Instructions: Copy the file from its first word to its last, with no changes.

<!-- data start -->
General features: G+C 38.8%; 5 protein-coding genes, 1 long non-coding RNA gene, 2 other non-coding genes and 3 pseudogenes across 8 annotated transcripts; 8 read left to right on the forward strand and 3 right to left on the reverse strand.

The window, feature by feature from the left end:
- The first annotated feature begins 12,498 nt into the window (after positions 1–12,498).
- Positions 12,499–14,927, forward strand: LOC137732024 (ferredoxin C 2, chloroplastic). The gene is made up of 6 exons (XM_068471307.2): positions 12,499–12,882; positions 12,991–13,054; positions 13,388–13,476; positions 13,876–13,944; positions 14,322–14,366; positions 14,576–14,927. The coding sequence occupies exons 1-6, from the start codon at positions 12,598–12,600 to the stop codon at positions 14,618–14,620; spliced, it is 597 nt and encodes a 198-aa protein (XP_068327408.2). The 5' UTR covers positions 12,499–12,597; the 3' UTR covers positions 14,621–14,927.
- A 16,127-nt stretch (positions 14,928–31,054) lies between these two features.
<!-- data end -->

General features: G+C 38.8%; 5 protein-coding genes, 1 long non-coding RNA gene, 2 other non-coding genes and 3 pseudogenes across 8 annotated transcripts; 8 read left to right on the forward strand and 3 right to left on the reverse strand.

The window, feature by feature from the left end:
- The first annotated feature begins 12,498 nt into the window (after positions 1–12,498).
- Positions 12,499–14,927, forward strand: LOC137732024 (ferredoxin C 2, chloroplastic). The gene is made up of 6 exons (XM_068471307.2): positions 12,499–12,882; positions 12,991–13,054; positions 13,388–13,476; positions 13,876–13,944; positions 14,322–14,366; positions 14,576–14,927. The coding sequence occupies exons 1-6, from the start codon at positions 12,598–12,600 to the stop codon at positions 14,618–14,620; spliced, it is 597 nt and encodes a 198-aa protein (XP_068327408.2). The 5' UTR covers positions 12,499–12,597; the 3' UTR covers positions 14,621–14,927.
- A 16,127-nt stretch (positions 14,928–31,054) lies between these two features.